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There’s nothing worse than discovering your bees have been poisoned.
The once busy entrance, now silent with only a few twitching bees in
carpet of dead below. The suddenness of a colony lost to pesticide
poisoning is shocking. What follows is often heartbreaking, humbling and
infuriating. So, how do you know if your colony has been poisoned? What
do you do if it happens and how can you prevent it if it hasn’t yet?
Read on to find out everything you need to know about how to protect
your bees and other pollinators from this terrible ordeal.
Recognizing Pesticide Poisoning
Since honey bees will fly up to three miles to forage, urban
beekeepers are particularly at risk form pesticides. Unlike agricultural
settings, most urban and suburban homeowners are free to use pesticides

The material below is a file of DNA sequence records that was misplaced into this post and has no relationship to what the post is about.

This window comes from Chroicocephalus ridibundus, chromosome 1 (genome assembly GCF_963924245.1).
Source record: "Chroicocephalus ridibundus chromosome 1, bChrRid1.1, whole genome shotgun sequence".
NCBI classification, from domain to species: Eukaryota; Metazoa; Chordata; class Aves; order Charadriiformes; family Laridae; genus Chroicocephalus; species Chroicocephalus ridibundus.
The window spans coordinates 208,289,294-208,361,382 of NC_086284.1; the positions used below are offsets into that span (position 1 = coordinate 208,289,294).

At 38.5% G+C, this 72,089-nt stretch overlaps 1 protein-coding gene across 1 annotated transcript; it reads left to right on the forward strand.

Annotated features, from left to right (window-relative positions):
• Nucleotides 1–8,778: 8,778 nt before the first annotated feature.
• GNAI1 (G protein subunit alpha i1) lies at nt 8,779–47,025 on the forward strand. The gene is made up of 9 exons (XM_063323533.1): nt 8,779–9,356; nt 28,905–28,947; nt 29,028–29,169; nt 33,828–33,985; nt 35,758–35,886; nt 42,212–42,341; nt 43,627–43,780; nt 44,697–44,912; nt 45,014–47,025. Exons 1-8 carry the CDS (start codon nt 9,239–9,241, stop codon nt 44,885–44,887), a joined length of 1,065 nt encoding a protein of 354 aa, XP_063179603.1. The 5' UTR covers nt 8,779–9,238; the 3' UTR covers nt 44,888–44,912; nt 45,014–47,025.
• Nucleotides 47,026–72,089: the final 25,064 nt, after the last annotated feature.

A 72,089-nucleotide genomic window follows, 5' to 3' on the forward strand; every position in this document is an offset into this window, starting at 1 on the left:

without restrictions, licensing or instruction. If one of your
neighbors uses a pesticide improperly, it can devastate nearby beehives.
The improper use of a pesticide can include: using too much, applying
it to plants when they are in bloom, or applying it at the wrong time of
day. It’s important to understand that the majority of these incidents
happen as a result of ignorance, not malice. Many simply fail to read
instructions before using the product they buy and do so without an
understanding of the consequences their actions have.